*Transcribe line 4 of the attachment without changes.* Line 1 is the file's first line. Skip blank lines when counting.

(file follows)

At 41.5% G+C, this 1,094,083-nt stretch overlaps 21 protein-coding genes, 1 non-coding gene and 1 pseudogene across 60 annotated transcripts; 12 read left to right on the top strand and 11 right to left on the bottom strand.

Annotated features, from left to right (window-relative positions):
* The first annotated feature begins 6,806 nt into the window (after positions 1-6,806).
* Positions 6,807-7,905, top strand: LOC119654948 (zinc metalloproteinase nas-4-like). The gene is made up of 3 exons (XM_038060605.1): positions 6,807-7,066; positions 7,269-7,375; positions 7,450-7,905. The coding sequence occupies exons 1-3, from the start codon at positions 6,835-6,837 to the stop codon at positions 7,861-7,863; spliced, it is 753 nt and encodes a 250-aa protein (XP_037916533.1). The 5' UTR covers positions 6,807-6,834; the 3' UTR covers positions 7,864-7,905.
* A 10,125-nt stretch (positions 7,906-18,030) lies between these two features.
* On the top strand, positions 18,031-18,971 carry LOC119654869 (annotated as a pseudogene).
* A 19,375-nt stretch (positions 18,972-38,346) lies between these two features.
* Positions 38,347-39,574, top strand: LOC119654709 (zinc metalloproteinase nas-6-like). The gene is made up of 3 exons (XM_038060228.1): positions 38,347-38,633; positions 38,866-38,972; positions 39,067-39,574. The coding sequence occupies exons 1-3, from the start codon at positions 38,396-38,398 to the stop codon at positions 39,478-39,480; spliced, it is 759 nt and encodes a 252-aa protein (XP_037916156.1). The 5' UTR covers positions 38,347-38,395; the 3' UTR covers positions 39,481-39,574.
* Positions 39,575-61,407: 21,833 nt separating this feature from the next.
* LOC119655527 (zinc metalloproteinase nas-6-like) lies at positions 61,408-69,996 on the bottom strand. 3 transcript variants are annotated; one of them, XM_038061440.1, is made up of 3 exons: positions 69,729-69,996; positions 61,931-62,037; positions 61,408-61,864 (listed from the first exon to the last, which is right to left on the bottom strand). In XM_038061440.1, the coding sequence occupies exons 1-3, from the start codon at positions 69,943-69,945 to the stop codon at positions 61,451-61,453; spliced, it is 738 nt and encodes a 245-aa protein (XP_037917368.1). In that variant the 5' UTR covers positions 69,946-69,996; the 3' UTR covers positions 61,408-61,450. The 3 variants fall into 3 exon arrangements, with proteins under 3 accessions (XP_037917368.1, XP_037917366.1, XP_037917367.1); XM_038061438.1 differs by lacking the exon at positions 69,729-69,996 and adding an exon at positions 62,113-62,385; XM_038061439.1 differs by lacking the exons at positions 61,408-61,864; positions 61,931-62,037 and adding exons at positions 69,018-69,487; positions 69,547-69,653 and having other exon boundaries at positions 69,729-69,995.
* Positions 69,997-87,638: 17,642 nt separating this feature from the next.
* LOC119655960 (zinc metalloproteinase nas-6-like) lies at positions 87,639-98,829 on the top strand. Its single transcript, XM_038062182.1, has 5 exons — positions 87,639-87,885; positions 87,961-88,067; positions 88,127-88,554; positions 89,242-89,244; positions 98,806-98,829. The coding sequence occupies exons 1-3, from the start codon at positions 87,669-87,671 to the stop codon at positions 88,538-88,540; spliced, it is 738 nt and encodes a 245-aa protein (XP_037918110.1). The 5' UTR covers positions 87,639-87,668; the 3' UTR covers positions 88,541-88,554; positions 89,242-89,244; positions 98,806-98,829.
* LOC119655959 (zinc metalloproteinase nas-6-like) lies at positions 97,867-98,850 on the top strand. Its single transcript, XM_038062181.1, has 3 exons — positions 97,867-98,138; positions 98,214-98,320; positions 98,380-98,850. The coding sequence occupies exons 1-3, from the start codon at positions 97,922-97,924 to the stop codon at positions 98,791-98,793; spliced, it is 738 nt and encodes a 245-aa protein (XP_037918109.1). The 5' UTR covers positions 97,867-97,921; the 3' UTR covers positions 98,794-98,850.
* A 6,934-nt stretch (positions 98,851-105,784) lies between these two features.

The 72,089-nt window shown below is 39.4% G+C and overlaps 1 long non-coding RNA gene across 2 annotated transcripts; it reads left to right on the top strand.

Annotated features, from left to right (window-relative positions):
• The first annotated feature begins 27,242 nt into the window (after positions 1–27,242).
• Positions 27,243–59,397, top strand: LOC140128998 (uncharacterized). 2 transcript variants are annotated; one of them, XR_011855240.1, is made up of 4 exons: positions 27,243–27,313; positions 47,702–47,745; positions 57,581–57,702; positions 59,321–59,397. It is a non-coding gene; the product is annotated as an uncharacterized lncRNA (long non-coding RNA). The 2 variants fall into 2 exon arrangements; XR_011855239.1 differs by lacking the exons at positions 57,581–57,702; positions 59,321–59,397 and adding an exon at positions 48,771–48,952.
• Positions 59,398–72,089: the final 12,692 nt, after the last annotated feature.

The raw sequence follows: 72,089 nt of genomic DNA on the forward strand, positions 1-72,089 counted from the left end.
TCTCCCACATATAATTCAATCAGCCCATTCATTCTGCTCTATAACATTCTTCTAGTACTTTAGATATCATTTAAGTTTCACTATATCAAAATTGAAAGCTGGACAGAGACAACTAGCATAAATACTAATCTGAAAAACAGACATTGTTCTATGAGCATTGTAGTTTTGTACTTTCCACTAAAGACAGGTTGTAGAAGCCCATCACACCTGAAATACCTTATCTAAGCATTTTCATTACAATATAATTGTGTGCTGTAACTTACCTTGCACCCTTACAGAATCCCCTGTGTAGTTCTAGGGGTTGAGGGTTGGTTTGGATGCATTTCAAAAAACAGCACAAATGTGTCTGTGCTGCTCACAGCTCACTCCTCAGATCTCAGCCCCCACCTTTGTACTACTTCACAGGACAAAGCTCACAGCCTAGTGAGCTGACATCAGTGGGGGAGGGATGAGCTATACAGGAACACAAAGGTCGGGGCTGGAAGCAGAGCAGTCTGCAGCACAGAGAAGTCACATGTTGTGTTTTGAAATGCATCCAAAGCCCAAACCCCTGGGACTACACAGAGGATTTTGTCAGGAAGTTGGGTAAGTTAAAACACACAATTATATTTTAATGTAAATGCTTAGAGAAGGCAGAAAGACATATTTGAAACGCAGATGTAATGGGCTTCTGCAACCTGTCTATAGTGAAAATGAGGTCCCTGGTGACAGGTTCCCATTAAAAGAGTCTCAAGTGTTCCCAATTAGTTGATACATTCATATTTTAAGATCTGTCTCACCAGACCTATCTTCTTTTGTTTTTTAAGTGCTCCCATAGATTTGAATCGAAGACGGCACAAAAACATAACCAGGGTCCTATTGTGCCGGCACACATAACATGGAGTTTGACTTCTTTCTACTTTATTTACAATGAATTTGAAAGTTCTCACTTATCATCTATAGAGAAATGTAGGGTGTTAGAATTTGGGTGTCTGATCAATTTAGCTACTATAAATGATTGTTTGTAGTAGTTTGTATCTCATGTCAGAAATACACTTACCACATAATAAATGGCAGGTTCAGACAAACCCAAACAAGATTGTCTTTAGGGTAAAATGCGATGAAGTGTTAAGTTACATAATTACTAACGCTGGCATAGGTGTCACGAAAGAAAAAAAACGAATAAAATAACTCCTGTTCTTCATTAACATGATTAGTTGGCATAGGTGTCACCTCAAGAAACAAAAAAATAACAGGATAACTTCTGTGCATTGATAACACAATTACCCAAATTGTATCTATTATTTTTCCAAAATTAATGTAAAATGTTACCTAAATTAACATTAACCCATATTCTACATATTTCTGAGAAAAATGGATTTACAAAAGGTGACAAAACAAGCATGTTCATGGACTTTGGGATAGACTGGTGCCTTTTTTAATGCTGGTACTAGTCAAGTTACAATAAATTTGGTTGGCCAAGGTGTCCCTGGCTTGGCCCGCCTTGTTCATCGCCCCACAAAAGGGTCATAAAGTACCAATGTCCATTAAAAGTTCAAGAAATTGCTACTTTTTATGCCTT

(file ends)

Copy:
* Positions 6,807-7,905, top strand: LOC119654948 (zinc metalloproteinase nas-4-like). The gene is made up of 3 exons (XM_038060605.1): positions 6,807-7,066; positions 7,269-7,375; positions 7,450-7,905. The coding sequence occupies exons 1-3, from the start codon at positions 6,835-6,837 to the stop codon at positions 7,861-7,863; spliced, it is 753 nt and encodes a 250-aa protein (XP_037916533.1). The 5' UTR covers positions 6,807-6,834; the 3' UTR covers positions 7,864-7,905.